One of Lennart Nilsson’s classic stories was about the Salvation Army. For months he followed the soldiers of the “army of love,” and among other things he was there at the very moment that an alcoholic man was saved. The pictures were widely published in both Swedish and foreign newspapers – and in the book Halleluja, which was published in 1963.
Lennart Nilsson has photographed portraits of many people, both famous and unknown – royalty, authors, actors, scientists and leading businessmen as well as “ordinary people” in a series of work reports.
He has a natural ability when it comes to winning people’s trust and getting close to them.
When Nikita Khrushchev visited Sweden in 1964 there were seven people seated around Tage Erlander’s dinner table at Harpsund – apart from the guest of honour himself there was also the Swedish Prime Minister, the Soviet and Swedish Ministers of Foreign Affairs, two interpreters and Lennart Nilsson. He was introduced as an old friend of Erlander and was up until the wee hours exchanging small talk and toasts with the Soviet dictator.
While the assembled press corps had to make do with photographing Erlander’s “crown prince” in front of the Houses of Parliament in 1964, Lennart Nilsson accompanied Olof Palme home to his house in Vallingby and took pictures of a loving father and his football-playing sons. And when Ingmar Bergman was shooting a film on Faro, Lennart Nilsson succeeded in capturing the director and his entire team in a group photo. Following Bergman during the making of ‘Shame’ was much like following game – “you have to keep your eyes and ears open at all times, nothing can be arranged, just click, look and listen.”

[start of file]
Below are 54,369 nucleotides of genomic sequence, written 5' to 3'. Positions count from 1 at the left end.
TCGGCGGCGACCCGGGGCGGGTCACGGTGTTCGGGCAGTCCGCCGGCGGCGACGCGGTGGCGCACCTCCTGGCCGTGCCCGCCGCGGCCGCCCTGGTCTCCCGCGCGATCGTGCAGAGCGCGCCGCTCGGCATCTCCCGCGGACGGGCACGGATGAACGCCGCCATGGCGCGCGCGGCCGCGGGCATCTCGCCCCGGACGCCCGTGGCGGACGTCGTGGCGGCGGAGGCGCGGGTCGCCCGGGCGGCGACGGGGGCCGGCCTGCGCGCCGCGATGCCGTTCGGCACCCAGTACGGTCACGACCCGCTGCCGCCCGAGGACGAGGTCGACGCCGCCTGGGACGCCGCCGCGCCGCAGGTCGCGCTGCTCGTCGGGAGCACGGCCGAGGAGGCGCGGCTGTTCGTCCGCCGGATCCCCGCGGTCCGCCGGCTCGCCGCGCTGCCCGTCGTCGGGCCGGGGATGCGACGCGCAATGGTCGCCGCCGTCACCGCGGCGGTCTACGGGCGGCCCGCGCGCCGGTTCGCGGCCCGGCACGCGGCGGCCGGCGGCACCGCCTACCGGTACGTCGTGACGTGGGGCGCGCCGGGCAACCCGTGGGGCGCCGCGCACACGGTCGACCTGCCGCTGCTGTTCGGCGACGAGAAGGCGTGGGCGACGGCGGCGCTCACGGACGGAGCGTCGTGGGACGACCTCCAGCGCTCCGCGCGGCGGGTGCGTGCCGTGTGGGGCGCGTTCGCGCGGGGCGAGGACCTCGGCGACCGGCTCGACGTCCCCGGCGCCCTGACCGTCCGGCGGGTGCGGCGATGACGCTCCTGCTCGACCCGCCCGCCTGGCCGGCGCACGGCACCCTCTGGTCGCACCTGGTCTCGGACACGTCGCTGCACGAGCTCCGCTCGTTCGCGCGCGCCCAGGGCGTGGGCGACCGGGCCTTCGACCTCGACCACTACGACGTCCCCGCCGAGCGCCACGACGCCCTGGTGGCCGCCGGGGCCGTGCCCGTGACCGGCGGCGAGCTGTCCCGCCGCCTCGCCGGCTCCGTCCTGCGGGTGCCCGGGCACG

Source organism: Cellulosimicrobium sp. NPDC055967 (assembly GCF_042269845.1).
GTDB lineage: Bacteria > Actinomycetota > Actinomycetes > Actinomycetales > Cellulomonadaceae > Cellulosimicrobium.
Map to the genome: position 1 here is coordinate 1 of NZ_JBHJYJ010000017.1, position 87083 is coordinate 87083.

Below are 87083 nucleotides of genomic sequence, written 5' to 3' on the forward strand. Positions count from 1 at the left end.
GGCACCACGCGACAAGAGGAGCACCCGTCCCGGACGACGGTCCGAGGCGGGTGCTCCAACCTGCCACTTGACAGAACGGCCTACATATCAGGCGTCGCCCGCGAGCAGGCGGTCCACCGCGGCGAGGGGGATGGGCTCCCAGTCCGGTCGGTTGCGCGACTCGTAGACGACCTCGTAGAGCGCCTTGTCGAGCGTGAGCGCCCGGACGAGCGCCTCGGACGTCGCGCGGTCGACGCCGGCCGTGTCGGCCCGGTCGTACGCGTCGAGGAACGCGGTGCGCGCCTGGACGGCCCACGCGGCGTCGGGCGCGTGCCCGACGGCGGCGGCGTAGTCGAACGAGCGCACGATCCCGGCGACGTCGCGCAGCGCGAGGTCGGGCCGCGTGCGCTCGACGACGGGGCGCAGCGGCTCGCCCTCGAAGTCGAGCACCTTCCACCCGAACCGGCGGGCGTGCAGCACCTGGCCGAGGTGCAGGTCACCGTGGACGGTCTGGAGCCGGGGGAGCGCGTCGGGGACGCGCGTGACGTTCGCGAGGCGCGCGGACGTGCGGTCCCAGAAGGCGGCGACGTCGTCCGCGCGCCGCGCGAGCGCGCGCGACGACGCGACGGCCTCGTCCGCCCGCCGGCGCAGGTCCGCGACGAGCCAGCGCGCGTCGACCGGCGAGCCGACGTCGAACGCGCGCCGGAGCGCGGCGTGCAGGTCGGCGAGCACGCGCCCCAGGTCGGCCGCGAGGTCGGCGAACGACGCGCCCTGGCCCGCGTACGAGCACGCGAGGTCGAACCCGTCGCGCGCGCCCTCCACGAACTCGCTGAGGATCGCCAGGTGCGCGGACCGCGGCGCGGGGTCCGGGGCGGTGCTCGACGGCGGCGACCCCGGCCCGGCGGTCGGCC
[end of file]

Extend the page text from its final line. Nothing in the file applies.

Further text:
No photographer has moved us with his stories quite like Lennart Nilsson. When the TV news showed pictures of what we have on our teeth – enlarged to 100,000 times the actual size – the Swedish people choked on their evening coffee, and all the toothbrushes in the stores sold out the next day.
His pictures are to be found on money and stamps, in textbooks and encyclopedias, and some of them are currently on their way out into space, aboard NASA’s space probes Voyager I and II, as part of a greeting from planet Earth.
The photographer whose motto is that nothing is impossible has been richly rewarded during the years for his photographic, journalistic and scientific ambitions.
Lennart Nilsson is an honorary doctor of both medicine and philosophy, he has been given the title of professor and has received gold medals from the government, the Royal Swedish Academy of Sciences and the KTH Royal Institute of Technology in Stockholm. He was the first recipient of the Hasselblad Award in 1980, has received the title Master of Photography and has won the World Press Photo and three Emmy Awards, the TV world’s Oscar, for his films. And just in time for his own 75th birthday the “Lennart Nilsson Award” was instituted in 1997, an international award for a photographer who works in the spirit of Lennart Nilsson.
Image Courtesy of Erik Collin (Centennium) [Public domain], via Wikimedia Commons